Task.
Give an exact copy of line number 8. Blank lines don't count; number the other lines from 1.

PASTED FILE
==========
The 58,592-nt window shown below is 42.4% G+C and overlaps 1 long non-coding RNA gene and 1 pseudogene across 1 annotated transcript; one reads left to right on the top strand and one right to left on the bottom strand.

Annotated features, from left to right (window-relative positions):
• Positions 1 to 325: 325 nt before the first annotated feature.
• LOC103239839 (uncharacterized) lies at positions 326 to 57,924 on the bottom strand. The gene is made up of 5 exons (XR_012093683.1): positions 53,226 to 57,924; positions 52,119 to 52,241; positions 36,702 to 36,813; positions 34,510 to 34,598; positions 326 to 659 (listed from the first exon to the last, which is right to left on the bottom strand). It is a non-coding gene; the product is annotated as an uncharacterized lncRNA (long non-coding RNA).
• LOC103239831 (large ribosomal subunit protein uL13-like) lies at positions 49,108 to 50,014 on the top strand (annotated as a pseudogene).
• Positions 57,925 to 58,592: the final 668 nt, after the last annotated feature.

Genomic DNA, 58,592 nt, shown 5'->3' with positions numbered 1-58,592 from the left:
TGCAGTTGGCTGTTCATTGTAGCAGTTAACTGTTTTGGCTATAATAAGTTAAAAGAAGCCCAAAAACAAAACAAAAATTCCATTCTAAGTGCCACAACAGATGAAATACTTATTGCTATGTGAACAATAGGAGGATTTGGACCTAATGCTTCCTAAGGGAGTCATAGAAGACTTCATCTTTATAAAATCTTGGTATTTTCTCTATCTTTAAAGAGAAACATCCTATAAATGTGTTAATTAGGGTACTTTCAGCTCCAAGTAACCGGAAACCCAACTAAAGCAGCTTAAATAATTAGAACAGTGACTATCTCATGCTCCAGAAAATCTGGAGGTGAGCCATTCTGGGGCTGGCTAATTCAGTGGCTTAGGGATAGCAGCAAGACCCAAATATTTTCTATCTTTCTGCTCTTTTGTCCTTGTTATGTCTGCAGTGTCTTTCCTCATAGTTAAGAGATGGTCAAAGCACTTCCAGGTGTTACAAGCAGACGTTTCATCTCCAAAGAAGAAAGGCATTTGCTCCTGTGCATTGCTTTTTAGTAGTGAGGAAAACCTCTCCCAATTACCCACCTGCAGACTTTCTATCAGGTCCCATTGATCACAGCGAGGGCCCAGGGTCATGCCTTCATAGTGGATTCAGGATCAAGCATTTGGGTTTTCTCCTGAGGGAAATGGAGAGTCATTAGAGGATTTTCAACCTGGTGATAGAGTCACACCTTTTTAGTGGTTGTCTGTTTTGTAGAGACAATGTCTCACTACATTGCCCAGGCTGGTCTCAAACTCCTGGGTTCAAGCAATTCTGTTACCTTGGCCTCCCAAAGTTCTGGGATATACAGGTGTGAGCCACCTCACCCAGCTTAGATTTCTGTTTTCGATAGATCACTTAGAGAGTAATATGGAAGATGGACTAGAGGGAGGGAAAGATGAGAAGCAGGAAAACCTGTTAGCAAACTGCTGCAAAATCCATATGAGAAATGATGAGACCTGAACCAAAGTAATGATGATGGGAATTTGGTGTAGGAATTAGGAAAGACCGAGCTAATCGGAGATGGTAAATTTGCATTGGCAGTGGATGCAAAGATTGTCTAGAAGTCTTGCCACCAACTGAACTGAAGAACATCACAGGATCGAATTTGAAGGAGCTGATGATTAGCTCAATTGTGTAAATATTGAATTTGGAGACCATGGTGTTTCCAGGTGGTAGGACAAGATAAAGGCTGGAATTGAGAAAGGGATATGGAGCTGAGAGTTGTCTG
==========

TGCAGTTGGCTGTTCATTGTAGCAGTTAACTGTTTTGGCTATAATAAGTTAAAAGAAGCCCAAAAACAAAACAAAAATTCCATTCTAAGTGCCACAACAGATGAAATACTTATTGCTATGTGAACAATAGGAGGATTTGGACCTAATGCTTCCTAAGGGAGTCATAGAAGACTTCATCTTTATAAAATCTTGGTATTTTCTCTATCTTTAAAGAGAAACATCCTATAAATGTGTTAATTAGGGTACTTTCAGCTCCAAGTAACCGGAAACCCAACTAAAGCAGCTTAAATAATTAGAACAGTGACTATCTCATGCTCCAGAAAATCTGGAGGTGAGCCATTCTGGGGCTGGCTAATTCAGTGGCTTAGGGATAGCAGCAAGACCCAAATATTTTCTATCTTTCTGCTCTTTTGTCCTTGTTATGTCTGCAGTGTCTTTCCTCATAGTTAAGAGATGGTCAAAGCACTTCCAGGTGTTACAAGCAGACGTTTCATCTCCAAAGAAGAAAGGCATTTGCTCCTGTGCATTGCTTTTTAGTAGTGAGGAAAACCTCTCCCAATTACCCACCTGCAGACTTTCTATCAGGTCCCATTGATCACAGCGAGGGCCCAGGGTCATGCCTTCATAGTGGATTCAGGATCAAGCATTTGGGTTTTCTCCTGAGGGAAATGGAGAGTCATTAGAGGATTTTCAACCTGGTGATAGAGTCACACCTTTTTAGTGGTTGTCTGTTTTGTAGAGACAATGTCTCACTACATTGCCCAGGCTGGTCTCAAACTCCTGGGTTCAAGCAATTCTGTTACCTTGGCCTCCCAAAGTTCTGGGATATACAGGTGTGAGCCACCTCACCCAGCTTAGATTTCTGTTTTCGATAGATCACTTAGAGAGTAATATGGAAGATGGACTAGAGGGAGGGAAAGATGAGAAGCAGGAAAACCTGTTAGCAAACTGCTGCAAAATCCATATGAGAAATGATGAGACCTGAACCAAAGTAATGATGATGGGAATTTGGTGTAGGAATTAGGAAAGACCGAGCTAATCGGAGATGGTAAATTTGCATTGGCAGTGGATGCAAAGATTGTCTAGAAGTCTTGCCACCAACTGAACTGAAGAACATCACAGGATCGAATTTGAAGGAGCTGATGATTAGCTCAATTGTGTAAATATTGAATTTGGAGACCATGGTGTTTCCAGGTGGTAGGACAAGATAAAGGCTGGAATTGAGAAAGGGATATGGAGCTGAGAGTTGTCTG